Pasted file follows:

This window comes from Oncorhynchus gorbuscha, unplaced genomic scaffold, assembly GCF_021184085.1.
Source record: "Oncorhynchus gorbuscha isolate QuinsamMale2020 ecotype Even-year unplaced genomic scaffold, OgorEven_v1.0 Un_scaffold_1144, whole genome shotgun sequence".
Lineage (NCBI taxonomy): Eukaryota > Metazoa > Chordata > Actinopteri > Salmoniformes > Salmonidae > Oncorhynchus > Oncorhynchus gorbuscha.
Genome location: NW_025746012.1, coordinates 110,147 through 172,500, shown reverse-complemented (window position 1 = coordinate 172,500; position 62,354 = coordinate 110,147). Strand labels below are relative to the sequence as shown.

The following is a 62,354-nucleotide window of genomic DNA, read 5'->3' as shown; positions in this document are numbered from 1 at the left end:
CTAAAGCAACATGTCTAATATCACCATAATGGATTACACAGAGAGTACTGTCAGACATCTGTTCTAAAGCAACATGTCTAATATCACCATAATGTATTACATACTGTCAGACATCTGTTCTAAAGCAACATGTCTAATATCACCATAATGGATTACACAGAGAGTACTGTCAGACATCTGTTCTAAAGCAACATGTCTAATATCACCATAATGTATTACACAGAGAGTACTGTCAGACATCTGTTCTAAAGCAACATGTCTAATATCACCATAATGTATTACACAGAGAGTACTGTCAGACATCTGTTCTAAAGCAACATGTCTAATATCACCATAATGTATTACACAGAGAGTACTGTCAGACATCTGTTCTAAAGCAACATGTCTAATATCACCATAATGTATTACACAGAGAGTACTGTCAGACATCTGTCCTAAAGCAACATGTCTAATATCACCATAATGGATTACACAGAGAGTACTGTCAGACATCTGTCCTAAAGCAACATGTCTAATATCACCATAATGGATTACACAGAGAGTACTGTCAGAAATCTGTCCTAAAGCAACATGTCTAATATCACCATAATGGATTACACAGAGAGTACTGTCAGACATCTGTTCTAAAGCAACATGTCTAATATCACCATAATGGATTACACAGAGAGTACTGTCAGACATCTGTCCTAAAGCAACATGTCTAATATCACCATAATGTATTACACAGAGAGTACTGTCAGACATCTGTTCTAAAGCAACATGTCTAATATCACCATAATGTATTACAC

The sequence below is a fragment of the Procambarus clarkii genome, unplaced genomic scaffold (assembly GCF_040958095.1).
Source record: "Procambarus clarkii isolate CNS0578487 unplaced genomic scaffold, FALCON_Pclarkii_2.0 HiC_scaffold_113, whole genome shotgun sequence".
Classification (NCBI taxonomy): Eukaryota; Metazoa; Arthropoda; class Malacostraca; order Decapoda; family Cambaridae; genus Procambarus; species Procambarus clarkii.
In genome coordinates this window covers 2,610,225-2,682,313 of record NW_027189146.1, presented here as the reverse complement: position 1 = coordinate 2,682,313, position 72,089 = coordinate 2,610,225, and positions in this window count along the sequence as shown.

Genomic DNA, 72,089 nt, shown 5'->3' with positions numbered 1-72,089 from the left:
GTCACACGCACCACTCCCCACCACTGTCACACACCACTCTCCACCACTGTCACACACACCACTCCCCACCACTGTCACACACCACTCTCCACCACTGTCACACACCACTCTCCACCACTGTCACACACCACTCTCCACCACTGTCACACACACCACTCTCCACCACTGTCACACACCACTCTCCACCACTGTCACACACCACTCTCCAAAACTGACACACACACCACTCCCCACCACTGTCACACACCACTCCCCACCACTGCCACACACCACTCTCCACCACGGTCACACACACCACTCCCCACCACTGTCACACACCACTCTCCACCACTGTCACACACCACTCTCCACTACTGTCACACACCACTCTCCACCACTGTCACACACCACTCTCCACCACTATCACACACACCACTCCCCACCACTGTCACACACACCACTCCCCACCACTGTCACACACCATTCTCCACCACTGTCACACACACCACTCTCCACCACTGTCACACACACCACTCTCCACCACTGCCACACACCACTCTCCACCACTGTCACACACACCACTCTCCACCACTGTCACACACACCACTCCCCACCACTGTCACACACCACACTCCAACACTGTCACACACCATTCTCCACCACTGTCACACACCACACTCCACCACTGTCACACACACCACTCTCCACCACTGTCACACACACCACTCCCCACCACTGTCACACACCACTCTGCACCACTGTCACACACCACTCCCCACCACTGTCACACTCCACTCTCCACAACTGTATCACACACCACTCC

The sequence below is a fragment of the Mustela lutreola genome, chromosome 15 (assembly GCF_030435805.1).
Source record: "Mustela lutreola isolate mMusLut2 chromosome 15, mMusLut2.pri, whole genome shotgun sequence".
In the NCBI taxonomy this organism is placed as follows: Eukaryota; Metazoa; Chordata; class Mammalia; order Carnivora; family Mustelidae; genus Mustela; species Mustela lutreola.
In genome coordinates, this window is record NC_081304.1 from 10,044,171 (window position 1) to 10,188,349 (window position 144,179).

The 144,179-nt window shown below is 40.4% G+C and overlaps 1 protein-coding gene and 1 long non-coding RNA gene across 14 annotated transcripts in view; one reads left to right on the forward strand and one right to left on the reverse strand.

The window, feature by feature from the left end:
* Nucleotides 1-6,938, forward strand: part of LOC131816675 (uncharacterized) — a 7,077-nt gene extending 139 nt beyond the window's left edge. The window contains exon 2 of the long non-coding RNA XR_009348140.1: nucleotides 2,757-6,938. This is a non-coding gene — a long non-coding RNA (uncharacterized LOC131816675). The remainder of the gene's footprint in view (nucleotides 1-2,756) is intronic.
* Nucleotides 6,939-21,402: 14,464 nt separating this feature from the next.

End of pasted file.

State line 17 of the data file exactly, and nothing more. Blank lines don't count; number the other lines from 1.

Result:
The 144,179-nt window shown below is 40.4% G+C and overlaps 1 protein-coding gene and 1 long non-coding RNA gene across 14 annotated transcripts in view; one reads left to right on the forward strand and one right to left on the reverse strand.